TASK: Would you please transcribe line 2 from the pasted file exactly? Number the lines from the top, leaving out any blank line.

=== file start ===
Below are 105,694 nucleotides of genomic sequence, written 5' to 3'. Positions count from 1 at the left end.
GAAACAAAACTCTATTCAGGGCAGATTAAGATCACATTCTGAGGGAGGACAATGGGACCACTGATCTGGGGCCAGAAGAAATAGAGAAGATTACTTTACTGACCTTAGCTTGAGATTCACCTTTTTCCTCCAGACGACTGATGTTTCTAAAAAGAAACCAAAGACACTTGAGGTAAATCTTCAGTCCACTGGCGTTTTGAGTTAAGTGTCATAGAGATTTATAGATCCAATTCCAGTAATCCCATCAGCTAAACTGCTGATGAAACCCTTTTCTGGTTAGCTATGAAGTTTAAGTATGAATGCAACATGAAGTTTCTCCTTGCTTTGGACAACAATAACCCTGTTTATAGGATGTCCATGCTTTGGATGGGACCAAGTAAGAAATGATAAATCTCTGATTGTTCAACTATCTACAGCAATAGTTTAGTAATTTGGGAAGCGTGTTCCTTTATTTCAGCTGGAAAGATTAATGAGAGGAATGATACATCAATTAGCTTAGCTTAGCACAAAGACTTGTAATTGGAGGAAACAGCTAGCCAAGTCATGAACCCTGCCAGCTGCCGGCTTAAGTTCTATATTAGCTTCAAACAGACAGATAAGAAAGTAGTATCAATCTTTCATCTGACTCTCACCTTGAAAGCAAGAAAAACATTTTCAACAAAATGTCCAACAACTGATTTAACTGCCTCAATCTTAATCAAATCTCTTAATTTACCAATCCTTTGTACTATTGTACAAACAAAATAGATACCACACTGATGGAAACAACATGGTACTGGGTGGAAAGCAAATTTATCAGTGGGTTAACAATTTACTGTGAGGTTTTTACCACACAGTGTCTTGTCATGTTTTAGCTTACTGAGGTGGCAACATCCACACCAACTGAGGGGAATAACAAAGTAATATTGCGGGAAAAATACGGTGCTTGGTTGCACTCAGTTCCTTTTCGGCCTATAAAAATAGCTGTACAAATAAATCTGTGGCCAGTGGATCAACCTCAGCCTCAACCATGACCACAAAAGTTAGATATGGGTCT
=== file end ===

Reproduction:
GAAACAAAACTCTATTCAGGGCAGATTAAGATCACATTCTGAGGGAGGACAATGGGACCACTGATCTGGGGCCAGAAGAAATAGAGAAGATTACTTTACTGACCTTAGCTTGAGATTCACCTTTTTCCTCCAGACGACTGATGTTTCTAAAAAGAAACCAAAGACACTTGAGGTAAATCTTCAGTCCACTGGCGTTTTGAGTTAAGTGTCATAGAGATTTATAGATCCAATTCCAGTAATCCCATCAGCTAAACTGCTGATGAAACCCTTTTCTGGTTAGCTATGAAGTTTAAGTATGAATGCAACATGAAGTTTCTCCTTGCTTTGGACAACAATAACCCTGTTTATAGGATGTCCATGCTTTGGATGGGACCAAGTAAGAAATGATAAATCTCTGATTGTTCAACTATCTACAGCAATAGTTTAGTAATTTGGGAAGCGTGTTCCTTTATTTCAGCTGGAAAGATTAATGAGAGGAATGATACATCAATTAGCTTAGCTTAGCACAAAGACTTGTAATTGGAGGAAACAGCTAGCCAAGTCATGAACCCTGCCAGCTGCCGGCTTAAGTTCTATATTAGCTTCAAACAGACAGATAAGAAAGTAGTATCAATCTTTCATCTGACTCTCACCTTGAAAGCAAGAAAAACATTTTCAACAAAATGTCCAACAACTGATTTAACTGCCTCAATCTTAATCAAATCTCTTAATTTACCAATCCTTTGTACTATTGTACAAACAAAATAGATACCACACTGATGGAAACAACATGGTACTGGGTGGAAAGCAAATTTATCAGTGGGTTAACAATTTACTGTGAGGTTTTTACCACACAGTGTCTTGTCATGTTTTAGCTTACTGAGGTGGCAACATCCACACCAACTGAGGGGAATAACAAAGTAATATTGCGGGAAAAATACGGTGCTTGGTTGCACTCAGTTCCTTTTCGGCCTATAAAAATAGCTGTACAAATAAATCTGTGGCCAGTGGATCAACCTCAGCCTCAACCATGACCACAAAAGTTAGATATGGGTCT